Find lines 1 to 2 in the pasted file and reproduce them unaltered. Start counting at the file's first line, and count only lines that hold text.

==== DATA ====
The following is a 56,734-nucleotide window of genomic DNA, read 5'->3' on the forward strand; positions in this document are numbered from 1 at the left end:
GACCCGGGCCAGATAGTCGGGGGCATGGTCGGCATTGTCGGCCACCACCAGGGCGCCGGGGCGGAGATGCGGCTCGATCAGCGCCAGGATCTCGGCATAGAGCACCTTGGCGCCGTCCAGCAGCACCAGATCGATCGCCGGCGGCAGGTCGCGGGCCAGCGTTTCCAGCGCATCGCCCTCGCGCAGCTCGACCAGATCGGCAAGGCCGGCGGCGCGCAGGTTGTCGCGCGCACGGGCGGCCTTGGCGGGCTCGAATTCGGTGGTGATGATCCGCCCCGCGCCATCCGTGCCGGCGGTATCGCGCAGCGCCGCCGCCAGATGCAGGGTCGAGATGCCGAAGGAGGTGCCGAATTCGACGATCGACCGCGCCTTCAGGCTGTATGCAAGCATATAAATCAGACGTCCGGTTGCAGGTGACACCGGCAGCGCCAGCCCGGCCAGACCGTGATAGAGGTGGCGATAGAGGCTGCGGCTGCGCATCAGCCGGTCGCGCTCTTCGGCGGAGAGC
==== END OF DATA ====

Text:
The following is a 56,734-nucleotide window of genomic DNA, read 5'->3' on the forward strand; positions in this document are numbered from 1 at the left end:
GACCCGGGCCAGATAGTCGGGGGCATGGTCGGCATTGTCGGCCACCACCAGGGCGCCGGGGCGGAGATGCGGCTCGATCAGCGCCAGGATCTCGGCATAGAGCACCTTGGCGCCGTCCAGCAGCACCAGATCGATCGCCGGCGGCAGGTCGCGGGCCAGCGTTTCCAGCGCATCGCCCTCGCGCAGCTCGACCAGATCGGCAAGGCCGGCGGCGCGCAGGTTGTCGCGCGCACGGGCGGCCTTGGCGGGCTCGAATTCGGTGGTGATGATCCGCCCCGCGCCATCCGTGCCGGCGGTATCGCGCAGCGCCGCCGCCAGATGCAGGGTCGAGATGCCGAAGGAGGTGCCGAATTCGACGATCGACCGCGCCTTCAGGCTGTATGCAAGCATATAAATCAGACGTCCGGTTGCAGGTGACACCGGCAGCGCCAGCCCGGCCAGACCGTGATAGAGGTGGCGATAGAGGCTGCGGCTGCGCATCAGCCGGTCGCGCTCTTCGGCGGAGAGC